Gully Monitoring on Crater Slopes in Terra Sirenum
NASA/JPL/University of Arizona
Gully Monitoring on Crater Slopes in Terra Sirenum
ESP_027343_1410  Science Theme: Mass Wasting Processes
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These crater gullies lie on the northern wall of an unnamed 9-kilometer diameter southern hemisphere crater in Terra Sirenum. The image was acquired during early winter in the southern hemisphere, so the crater wall is in shadow.

These gullies were first imaged by HiRISE in 2006. Since that time the possible role of seasonal frost in gully formation along with the association of polygonal terrain with these and other gullies has garnered considerable interest. As a result, these gullies have become one of several locations being monitored by HiRISE throughout multiple Mars years. Over a dozen images of these gullies have been acquired to date throughout different Mars seasons.

In this image, frost (likely water-ice) is once again forming on these southern hemisphere mid-latitude crater slopes. The subimage shows gullies on the shadowed polar-facing slope. The large dynamic range of the HiRISE camera allows one to see into the shadows dimly lit by sunlight scattered by the surface and the atmosphere. These gullies are thinly veiled with frost and range in width from several meters to tens of meters and in length from a couple kilometers or so. Dark regions within the gullies are warmer areas where frost likely evaporated or melted exposing the darker underlying surface.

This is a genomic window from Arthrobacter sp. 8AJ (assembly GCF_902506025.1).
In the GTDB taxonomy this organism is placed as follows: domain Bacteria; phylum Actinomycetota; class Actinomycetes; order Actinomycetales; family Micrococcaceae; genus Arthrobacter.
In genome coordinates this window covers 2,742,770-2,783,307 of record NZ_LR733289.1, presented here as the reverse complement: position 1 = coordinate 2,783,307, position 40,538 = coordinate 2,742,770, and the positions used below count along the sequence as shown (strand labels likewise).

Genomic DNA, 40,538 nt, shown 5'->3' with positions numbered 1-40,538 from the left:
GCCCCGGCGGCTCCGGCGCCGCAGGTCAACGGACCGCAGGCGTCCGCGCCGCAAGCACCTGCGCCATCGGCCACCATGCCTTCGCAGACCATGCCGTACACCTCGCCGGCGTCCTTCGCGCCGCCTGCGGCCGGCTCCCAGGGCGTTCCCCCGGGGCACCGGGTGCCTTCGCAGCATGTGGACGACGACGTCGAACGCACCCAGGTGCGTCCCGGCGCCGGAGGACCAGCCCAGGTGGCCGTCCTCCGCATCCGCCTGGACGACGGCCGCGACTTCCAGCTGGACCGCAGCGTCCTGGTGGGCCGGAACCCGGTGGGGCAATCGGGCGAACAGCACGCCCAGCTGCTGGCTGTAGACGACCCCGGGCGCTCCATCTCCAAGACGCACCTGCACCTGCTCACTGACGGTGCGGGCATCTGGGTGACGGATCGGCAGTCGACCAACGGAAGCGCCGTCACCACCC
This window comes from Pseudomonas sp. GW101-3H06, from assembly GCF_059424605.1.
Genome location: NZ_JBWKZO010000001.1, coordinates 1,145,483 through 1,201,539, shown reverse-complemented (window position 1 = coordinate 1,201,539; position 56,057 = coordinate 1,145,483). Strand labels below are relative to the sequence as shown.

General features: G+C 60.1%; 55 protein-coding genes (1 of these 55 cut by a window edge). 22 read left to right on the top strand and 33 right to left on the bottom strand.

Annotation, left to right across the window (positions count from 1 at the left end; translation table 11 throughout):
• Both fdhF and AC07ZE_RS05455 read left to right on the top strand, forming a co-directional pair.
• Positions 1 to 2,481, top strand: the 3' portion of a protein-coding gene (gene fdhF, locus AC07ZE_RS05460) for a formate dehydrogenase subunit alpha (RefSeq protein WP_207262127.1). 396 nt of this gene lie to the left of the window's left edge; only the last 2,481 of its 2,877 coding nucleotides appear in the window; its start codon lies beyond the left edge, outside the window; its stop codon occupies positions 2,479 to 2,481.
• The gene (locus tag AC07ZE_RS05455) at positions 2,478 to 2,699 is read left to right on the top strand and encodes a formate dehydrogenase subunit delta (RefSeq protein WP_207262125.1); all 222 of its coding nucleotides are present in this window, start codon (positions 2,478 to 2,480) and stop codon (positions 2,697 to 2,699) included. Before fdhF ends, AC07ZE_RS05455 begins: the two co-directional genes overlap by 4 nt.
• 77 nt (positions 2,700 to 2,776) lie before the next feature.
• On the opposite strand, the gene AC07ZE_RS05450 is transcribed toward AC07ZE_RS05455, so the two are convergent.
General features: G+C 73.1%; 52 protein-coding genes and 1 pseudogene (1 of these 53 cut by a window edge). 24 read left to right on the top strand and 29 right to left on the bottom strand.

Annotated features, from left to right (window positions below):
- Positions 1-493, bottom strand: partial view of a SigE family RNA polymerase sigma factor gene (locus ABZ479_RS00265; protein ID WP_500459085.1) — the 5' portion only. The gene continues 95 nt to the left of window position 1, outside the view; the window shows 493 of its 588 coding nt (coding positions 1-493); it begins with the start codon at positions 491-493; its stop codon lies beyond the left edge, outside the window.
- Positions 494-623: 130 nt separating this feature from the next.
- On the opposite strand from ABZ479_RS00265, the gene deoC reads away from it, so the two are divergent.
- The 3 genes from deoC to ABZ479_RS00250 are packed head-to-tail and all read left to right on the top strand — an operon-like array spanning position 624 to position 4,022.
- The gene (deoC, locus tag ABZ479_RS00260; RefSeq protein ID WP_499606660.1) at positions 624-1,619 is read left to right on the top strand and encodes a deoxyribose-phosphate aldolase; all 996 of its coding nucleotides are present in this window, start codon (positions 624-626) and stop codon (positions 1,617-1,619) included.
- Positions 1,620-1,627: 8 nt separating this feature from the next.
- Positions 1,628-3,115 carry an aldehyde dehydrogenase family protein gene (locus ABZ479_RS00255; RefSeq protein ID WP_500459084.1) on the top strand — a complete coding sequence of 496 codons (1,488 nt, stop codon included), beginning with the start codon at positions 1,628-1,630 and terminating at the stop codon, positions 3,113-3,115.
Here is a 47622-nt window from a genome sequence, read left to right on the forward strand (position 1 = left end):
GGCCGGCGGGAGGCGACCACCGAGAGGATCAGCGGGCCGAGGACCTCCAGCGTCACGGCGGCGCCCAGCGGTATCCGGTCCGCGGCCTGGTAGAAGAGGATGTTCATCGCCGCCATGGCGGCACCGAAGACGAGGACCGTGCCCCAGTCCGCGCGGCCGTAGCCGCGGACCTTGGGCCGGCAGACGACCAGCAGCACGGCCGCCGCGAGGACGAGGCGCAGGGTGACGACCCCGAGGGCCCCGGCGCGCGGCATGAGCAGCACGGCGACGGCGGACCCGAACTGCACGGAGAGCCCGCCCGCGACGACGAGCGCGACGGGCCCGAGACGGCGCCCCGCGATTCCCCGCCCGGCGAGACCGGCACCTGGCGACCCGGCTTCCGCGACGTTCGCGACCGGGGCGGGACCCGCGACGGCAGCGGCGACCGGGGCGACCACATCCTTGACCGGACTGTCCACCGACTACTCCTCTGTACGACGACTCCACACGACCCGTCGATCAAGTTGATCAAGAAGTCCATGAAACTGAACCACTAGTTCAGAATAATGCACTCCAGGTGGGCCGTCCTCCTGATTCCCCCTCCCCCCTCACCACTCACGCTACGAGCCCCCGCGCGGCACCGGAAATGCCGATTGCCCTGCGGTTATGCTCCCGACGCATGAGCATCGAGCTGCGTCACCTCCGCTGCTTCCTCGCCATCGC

Written by: Ginny Gulick (audio by Tre Gibbs)  (18 July 2012)
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Acquisition date
27 May 2012

Local Mars time:

Latitude (centered)

Longitude (East)

Range to target site
251.3 km (157.1 miles)

Original image scale range
50.3 cm/pixel (with 2 x 2 binning) so objects ~151 cm across are resolved

Map projected scale
50 cm/pixel and North is up

Map projection

Emission angle:

Phase angle:

Solar incidence angle
78°, with the Sun about 12° above the horizon

Solar longitude
116.1°, Northern Summer

For non-map projected images
North azimuth:  97°
Sub-solar azimuth:  47.8°
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Black & white is 5 km across; enhanced color about 1 km
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All of the images produced by HiRISE and accessible on this site are within the public domain: there are no restrictions on their usage by anyone in the public, including news or science organizations. We do ask for a credit line where possible:
NASA/JPL/University of Arizona

NASA’s Jet Propulsion Laboratory, a division of the California Institute of Technology in Pasadena, Calif., manages the Mars Reconnaissance Orbiter for NASA’s Science Mission Directorate, Washington. The HiRISE camera was built by Ball Aerospace and Technology Corporation and is operated by the University of Arizona.